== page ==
Do you struggle to prioritize your diabetes? Are you a parent or caregiver or work in a people-centered career?
Nurse and T1D Bridget Rueter, a recent guest on the Reclaim Your Rise podcast can relate. Bridget shared that it wasn’t easy at first to break out of the mindset that her own health came second to that of her patients, but with time, practice, and support she was able to change her thinking and make small adjustments in her life that made a big difference in her diabetes.
From a place of empowered awareness, Bridget was able to lower her A1C from a 7.2 to under a 6.0 with 90+% time in range. But the biggest improvement was in her confidence, energy, and ability to show up full-force in her work, relationships, and life.
Here are 3 of Bridget’s takeaways and how you can use them on your own journey.
1. Fill the education gaps that are creating daily disruption.
If you’re struggling to prioritize your diabetes, it could be partially because it’s easer to avoid what’s challenging or what’s not working than it is to face it straight on.
Here’s the thing: Education that sets us up for long term success with type one diabetes isn’t guaranteed.
Bridget says, “I think it's very interesting because I do have a medical background and you would think that that would be something that, if not reinforced in my own years of [managing my] diabetes, that it would be reinforced in my education. But I can tell you, that that would be a no. It's just not something that's taught unless maybe you are a specialist in endocrinology.”
Learning about hormones, insulin timing, and active insulin were game changers for Bridget.
With the information she had been missing for years and the guided processes inside the coaching program, Bridget was able to re-examine her insulin to carb ratios and level out her blood sugars significantly. Her starting IC ratio was 1:7 and she ended at 1:12, with far fewer low blood sugars. Without deciding to take the time, commit to the coaching program and focus on this with an open mind, Bridget would have continued to struggle with frustrating low blood sugars.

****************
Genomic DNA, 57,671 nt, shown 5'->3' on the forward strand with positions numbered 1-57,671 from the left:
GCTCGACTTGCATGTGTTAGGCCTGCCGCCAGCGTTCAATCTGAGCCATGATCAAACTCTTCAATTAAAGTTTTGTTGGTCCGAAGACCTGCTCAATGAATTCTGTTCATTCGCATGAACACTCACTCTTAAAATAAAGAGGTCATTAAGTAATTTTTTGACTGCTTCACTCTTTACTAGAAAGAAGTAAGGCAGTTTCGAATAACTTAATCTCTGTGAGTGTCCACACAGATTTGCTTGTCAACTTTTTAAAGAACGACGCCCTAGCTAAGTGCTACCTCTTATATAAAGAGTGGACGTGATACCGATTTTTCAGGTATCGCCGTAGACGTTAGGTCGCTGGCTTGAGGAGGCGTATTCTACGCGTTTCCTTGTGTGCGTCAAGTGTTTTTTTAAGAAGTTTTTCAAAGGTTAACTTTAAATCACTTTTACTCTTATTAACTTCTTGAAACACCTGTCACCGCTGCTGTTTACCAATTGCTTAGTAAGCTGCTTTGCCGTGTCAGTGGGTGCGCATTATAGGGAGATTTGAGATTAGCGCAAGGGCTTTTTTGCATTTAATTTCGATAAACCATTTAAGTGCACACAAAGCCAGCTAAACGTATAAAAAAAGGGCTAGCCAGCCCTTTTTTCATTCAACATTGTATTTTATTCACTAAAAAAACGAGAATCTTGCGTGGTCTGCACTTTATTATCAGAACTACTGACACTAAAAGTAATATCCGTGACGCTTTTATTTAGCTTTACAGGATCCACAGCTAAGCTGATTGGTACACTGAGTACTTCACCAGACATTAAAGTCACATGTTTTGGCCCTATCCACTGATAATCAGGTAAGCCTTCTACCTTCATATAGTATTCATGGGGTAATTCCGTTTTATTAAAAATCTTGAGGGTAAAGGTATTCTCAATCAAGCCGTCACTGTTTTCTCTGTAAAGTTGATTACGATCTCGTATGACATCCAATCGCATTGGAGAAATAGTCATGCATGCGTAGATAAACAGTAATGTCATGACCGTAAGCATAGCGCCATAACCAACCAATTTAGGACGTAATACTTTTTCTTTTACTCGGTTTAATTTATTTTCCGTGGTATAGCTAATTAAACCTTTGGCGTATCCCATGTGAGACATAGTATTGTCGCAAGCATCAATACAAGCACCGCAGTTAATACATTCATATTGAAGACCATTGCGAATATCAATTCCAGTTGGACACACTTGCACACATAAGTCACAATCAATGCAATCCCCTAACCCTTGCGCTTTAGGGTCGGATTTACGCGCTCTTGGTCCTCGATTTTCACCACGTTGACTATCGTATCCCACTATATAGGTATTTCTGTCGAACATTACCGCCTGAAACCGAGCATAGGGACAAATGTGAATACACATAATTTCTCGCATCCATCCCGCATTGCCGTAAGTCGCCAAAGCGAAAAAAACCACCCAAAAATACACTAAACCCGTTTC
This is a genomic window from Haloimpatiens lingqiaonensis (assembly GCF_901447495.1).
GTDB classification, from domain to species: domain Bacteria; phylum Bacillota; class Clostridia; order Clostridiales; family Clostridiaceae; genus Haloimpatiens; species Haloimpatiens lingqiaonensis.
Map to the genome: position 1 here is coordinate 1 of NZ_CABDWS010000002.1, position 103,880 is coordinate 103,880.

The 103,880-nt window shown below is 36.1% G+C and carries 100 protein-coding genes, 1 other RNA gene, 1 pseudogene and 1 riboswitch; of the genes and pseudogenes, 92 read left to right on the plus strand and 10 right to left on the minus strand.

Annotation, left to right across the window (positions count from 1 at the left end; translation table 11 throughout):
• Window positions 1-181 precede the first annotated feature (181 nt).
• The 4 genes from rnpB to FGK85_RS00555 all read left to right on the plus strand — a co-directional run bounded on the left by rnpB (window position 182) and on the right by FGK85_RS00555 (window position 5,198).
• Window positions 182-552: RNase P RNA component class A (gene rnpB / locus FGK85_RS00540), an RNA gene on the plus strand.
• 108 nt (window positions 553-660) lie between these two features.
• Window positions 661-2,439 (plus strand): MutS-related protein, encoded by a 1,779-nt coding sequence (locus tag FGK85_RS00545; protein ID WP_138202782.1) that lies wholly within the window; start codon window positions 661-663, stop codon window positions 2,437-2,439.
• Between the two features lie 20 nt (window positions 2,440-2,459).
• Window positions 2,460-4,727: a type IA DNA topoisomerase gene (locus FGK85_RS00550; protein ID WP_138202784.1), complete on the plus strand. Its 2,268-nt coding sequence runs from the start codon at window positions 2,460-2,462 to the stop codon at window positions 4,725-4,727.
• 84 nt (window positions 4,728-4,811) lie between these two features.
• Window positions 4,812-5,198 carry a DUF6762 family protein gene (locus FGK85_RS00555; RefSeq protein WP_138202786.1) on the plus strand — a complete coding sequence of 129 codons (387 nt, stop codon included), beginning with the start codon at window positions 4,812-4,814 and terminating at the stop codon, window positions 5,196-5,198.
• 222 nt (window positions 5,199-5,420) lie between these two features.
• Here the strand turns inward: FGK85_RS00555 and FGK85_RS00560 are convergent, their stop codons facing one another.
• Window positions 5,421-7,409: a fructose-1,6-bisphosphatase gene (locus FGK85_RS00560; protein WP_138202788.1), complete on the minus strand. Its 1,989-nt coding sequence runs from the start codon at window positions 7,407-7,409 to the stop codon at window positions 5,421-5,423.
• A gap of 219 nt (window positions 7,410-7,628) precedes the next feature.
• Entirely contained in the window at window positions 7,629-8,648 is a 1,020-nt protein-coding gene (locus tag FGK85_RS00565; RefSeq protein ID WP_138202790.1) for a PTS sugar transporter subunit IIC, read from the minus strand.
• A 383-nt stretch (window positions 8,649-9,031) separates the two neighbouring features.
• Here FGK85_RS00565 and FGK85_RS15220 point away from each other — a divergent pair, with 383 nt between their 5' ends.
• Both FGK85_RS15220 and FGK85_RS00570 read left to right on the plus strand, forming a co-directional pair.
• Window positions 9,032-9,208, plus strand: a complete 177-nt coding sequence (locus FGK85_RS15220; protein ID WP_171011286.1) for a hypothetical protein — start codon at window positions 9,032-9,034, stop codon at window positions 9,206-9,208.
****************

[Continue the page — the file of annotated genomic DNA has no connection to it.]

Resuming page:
First step to figure out where you need educational support is identifying your patterns. What’s really going on with your blood sugars? Then start to get curious about why.
2. Acknowledge that diabetes takes a toll and speaking up about it is not a weakness.
This is often the last place any of us want to go. On the surface, diabetes can seem like it’s just about the numbers and the calculations. But those of us living with it know that it really is so much more than that. And yet, taking the time to slow down and process our feelings about it often doesn’t come first on our agenda, and it’s rarely discussed at our endo appointments.
Bridget remembers her childhood with T1D: “As I grew up, I didn't think anyone would want to know about the burden… It just became associated with a level of weakness that I started to internalize. I was like, ‘I'm not gonna let this thing stop me. I'm not gonna let this take over my life.’ And by not giving it any space, I feel like it took more and more of the space inside of me and then outwardly, I was not really acknowledging that it was taking such a toll.”
Take some time today to reflect back on your life with T1D, whether it’s been 20 years or 2 months. What have you gone through? How do you really feel about your diagnosis. Journaling in this could be a powerful exercise and you might be surprised to see what comes out.
3. Recognize that we can only show up for others as well as we show up for ourselves and our diabetes.
Self-care has become such a mainstream term, but for people with diabetes, it’s more than just taking time to recharge. It’s also about including our diabetes management in that bucket of self-care. We can only go so far when we don’t prioritize it. We have so much more to give when we first give our diabetes the time and attention it needs.
Bridget says that a big moment for her was recognizing “what I was doing would be better for myself and would be better for the authentic care that I can provide. I'm so much more in the zone or focused when I'm working now than I used to be. And that was really motivating too. Like the more I gave diabetes, the more energy I had, and now I'm able to move with a lot more clarity in the work that I do.”
What would be possible for you if diabetes didn’t interrupt your work or your sleep? How would you be able to show up in your relationships and your career if diabetes wasn’t a constant distraction?
If you’re looking for a supportive, structured process of getting you to this place of confidence with your diabetes, apply to the Decide and Conquer Bootcamp, our signature group coaching program for women.